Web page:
This model implies that the self-interstitials diffuse very fast at low T (below 100°C), and penetrate to the depth of at least 300 µm within 100 min (Figure 3). Accordingly the self-interstitial diffusivity, at the irradiation temperature, is at least as high as 10 -7 cm2/s.
In the subsequent discussion, we concentrate on the boron acceptor loss, assuming that the near-surface region contains some concentration of donors, Nd, which is less than the initial concentration of the boron acceptors, No.
A change in the substitutional boron concentration, due to the kick-out reaction (and due to the inverse reaction of kicking out the silicon lattice atoms by Bi), is described by a simple equation,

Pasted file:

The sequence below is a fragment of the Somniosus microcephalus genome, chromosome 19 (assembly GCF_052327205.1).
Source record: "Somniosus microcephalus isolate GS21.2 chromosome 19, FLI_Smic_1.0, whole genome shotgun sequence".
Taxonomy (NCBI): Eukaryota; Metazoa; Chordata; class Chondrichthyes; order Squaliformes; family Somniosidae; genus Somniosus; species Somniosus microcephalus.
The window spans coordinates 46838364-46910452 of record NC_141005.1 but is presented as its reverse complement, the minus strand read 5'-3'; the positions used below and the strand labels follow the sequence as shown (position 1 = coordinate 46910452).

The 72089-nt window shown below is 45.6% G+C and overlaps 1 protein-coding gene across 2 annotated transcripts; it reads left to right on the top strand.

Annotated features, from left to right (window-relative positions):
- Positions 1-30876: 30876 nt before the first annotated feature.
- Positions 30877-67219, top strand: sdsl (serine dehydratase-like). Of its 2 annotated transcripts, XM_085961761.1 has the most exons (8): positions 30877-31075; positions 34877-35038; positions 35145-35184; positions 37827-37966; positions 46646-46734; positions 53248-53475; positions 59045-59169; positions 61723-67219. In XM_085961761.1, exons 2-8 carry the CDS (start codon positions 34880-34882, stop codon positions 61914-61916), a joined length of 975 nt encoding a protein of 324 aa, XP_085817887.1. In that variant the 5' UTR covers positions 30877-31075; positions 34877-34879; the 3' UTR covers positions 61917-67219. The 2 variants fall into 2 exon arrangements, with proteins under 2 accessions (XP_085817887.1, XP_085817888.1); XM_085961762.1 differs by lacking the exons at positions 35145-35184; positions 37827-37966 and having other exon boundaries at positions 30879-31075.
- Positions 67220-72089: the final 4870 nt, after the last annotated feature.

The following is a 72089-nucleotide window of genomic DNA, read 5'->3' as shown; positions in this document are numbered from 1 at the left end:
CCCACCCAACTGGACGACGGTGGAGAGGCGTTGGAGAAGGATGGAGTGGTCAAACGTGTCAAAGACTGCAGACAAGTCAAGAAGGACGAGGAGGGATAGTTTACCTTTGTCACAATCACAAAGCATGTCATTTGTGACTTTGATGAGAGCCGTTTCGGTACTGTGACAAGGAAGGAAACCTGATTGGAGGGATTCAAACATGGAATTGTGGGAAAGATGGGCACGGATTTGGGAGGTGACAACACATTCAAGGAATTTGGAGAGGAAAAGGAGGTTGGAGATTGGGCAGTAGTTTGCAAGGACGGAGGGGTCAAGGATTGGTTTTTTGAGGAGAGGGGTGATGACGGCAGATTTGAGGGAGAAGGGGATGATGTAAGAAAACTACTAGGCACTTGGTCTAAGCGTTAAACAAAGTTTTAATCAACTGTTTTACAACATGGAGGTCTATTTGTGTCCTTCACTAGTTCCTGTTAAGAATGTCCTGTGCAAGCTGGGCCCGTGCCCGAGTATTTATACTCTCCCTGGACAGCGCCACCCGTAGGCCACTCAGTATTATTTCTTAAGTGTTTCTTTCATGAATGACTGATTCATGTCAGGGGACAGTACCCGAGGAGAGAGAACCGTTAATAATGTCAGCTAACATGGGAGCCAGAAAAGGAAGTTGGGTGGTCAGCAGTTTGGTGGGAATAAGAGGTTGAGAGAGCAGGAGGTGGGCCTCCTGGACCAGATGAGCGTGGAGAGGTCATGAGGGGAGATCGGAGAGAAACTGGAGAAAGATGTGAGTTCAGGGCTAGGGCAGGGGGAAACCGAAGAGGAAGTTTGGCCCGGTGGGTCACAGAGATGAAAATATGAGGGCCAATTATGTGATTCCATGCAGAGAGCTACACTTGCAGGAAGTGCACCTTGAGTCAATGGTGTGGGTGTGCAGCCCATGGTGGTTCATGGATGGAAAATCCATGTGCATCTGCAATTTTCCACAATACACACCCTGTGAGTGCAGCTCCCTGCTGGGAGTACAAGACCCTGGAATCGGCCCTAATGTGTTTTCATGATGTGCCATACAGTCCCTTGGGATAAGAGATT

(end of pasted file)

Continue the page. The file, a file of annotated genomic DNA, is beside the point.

Figure 8 Schematic profiles of self-interstitials (SiI), substitutional boron (BS) and phosphorus (PS) in the beginning of the process before (a) and at the first moment (b) Ar ion irradiation

Figure 9 Schematic profiles of self-interstitials (SiI), substitutional boron (BS) and phosphorus (PS) at successive time of intermediate stage of junction propagation

dNs/dt=-α (NsC - KNi)(1)

where C is the local (depth-dependent) self-interstitial concentration, α is the kinetic constant of the direct kick-out reaction and K is the equilibrium constant in the mass-action law that relates the concentration for the case of equilibrium between the reacting species (NsC/Ni = K). The highest self-interstitial concentration, Cf, is reached near the front surface; it is defined by the balance of the production rate (proportional to the Ar flux) and the consumption rate by local Ar-produced vacancies and by sinking of self-interstitials at the front surface. With specified C, the concentration ratio of the interstitial and substitutional boron species, Ni/Ns, tends to C/K due to the reaction (1). A strong loss of acceptors occurs if C >> K. It is therefore assumed that this inequality holds at least at the front surface: Cf >> K.